Governor Bryant has announced his education agenda for the 2013 Legislative Session. The plan includes:
A reading initiative to improve literacy – The program calls for mandatory retention of children not reading on grade level by the end of third grade and for a similar “gate” in seventh grade; Governor Bryant is requesting $15 Million to fund literacy interventions and training Read more
Scholarships to recruit Mississippi’s highest performing students into teacher education – 100 scholarships for students with a 3.5 g.p.a. and a 28 ACT, graduates would be required to teach in Mississippi for five years
Requiring a minimum 3.0 g.p.a and a 21 ACT score for entry into teacher education programs
Merit pay bonuses for Mississippi’s high performing teachers – The program is being piloted in four school districts this year
State support of high quality early childhood education programs through Mississippi Building Blocks
Authorization of charter schools – The governor is calling for a “workable” charter school bill See The Parents’ Campaign’s position on charter schools
“Opportunity Scholarships” – Tax credits for businesses and individuals that donate to scholarships for private school tuition to allow low income students in low performing schools to attend private schools (sometimes referred to as neo-vouchers) What the research says
Open enrollment in public schools – Policy that would allow students to transfer from low performing schools to high performing schools where capacity allows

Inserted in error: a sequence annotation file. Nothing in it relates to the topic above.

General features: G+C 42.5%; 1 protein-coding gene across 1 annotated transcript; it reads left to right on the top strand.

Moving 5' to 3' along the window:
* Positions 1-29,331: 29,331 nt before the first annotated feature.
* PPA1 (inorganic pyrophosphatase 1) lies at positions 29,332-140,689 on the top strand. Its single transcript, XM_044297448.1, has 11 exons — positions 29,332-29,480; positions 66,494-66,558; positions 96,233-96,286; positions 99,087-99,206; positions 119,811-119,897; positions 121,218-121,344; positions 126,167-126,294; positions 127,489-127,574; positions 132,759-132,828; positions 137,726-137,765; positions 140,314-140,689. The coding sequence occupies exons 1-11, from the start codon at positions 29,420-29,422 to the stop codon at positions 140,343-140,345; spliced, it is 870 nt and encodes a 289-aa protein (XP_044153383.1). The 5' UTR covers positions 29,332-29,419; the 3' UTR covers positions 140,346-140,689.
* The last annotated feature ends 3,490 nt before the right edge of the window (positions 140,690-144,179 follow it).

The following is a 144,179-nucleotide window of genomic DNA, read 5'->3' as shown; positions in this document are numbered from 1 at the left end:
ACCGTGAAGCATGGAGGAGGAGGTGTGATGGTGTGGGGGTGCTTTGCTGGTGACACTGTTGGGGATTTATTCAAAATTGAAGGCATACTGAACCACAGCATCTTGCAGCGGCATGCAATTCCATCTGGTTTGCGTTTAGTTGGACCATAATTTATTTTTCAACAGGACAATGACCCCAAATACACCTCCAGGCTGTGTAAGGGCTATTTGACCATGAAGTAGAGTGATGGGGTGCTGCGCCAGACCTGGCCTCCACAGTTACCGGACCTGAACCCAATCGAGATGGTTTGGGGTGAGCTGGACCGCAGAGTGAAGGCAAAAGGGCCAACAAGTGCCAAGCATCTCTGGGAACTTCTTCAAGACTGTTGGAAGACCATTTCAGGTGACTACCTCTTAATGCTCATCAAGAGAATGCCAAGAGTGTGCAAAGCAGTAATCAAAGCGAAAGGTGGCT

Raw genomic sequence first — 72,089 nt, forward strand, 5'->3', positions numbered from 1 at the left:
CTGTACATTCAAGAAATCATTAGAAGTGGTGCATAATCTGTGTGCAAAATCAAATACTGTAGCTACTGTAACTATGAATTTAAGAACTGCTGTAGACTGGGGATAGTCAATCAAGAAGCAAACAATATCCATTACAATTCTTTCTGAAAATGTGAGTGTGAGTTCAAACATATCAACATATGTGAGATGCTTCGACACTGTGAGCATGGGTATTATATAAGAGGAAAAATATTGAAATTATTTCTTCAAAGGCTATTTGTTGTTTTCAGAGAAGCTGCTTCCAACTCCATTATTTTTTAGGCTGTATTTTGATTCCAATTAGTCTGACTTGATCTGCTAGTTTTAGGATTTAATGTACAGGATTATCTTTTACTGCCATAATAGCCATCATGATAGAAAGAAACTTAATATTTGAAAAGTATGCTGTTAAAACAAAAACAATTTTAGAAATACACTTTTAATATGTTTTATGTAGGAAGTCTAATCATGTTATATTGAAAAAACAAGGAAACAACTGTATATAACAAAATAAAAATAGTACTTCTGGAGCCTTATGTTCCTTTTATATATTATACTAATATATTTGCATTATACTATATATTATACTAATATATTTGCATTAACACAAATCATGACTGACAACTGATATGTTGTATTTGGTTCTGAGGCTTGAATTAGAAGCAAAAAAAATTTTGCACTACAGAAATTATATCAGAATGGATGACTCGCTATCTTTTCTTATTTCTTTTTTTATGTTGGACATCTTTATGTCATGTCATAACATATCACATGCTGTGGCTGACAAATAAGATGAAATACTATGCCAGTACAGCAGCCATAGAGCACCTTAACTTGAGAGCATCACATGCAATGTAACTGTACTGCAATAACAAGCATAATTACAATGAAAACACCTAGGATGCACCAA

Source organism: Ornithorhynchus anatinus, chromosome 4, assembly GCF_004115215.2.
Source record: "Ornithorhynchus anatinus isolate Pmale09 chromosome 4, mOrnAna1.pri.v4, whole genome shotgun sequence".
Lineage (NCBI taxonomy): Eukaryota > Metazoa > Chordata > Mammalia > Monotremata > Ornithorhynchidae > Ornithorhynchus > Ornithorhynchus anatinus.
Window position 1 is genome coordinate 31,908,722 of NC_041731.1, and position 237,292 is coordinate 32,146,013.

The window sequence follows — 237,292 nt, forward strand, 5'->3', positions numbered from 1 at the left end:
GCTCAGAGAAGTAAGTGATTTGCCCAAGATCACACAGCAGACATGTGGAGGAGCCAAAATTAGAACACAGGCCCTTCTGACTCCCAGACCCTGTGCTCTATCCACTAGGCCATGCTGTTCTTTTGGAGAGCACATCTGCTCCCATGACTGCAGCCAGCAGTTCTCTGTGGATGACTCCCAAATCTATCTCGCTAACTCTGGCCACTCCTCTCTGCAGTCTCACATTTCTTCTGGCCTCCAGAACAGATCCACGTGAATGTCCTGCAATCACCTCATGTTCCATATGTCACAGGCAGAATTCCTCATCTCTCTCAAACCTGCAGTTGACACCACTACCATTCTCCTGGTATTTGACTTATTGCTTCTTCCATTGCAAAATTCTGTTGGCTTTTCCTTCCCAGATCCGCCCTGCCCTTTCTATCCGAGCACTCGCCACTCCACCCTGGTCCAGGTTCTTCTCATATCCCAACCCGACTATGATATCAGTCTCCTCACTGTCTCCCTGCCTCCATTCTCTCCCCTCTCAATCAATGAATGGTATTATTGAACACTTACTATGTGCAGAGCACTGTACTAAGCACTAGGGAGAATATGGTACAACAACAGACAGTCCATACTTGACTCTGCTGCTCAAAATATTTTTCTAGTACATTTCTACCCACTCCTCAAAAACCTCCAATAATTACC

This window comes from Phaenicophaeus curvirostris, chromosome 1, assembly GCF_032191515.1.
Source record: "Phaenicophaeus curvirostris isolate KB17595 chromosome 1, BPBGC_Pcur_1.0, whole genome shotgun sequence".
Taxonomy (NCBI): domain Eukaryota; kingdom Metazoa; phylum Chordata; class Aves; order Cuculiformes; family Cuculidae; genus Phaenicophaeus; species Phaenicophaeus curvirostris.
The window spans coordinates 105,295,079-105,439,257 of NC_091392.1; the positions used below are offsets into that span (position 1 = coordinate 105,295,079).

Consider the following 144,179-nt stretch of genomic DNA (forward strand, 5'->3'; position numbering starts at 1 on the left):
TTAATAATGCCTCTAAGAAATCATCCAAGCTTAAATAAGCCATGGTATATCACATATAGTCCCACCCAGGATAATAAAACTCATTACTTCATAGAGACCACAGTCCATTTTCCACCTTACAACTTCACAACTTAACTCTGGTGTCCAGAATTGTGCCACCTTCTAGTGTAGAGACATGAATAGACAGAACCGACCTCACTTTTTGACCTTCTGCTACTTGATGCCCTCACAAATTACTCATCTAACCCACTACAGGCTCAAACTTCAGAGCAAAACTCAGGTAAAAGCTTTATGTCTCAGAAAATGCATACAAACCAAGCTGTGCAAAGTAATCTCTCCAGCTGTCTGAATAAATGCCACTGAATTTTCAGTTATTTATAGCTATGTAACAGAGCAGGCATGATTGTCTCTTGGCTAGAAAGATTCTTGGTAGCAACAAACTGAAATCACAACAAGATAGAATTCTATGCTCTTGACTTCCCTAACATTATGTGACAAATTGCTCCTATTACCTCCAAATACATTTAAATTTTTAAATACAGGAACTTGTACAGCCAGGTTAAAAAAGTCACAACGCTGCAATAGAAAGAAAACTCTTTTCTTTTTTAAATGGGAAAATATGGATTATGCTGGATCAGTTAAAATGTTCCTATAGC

Dropout prevention initiative – Requires high schools with a graduation rate below 80% to submit an improvement plan to the Mississippi Department of Education
Overall, I am pleased that the governor appears to be focused on issues that will have a significant impact on Mississippi’s student achievement. The pre-k, literacy, teacher quality, and charter school initiatives show particular promise, though, as always, the devil will be in the details.
I am concerned that the tax credit “opportunity” scholarships proposed by the governor will suffer the same fate that identical proposals have suffered in other states. Too often, tax credit scholarship initiatives have been sold as a way to provide an outlet for low income children trapped in failing schools, but the final legislation has provided tax credits to fund tuition for more affluent children to attend private academies.
Tax credit scholarships have cost states like Georgia and Florida hundreds of millions of dollars that could have been used to improve public schools for all children – and for virtually no gain in student achievement. The research shows that the children who received the vouchers and attended private academies fared no better than their peers who remained in the traditional public schools.
Though The Parents’ Campaign strongly supports an initiative to ensure that students exit third grade reading on grade level, I am concerned that the plan proposed by Governor Bryant provides too few of the supports included in successful programs like Florida’s to have the intended effect. Research shows that retaining children without putting in place sufficient changes in core reading instruction and interventions has a negative effect: outcomes do not improve and the dropout rate increases. For too long we have tried to do education on the cheap – and we’ve gotten exactly what we’ve paid for. We must invest wisely in what has been proven to work in other states. The reading initiative has great promise, but if it isn’t done well, it could do more harm than good.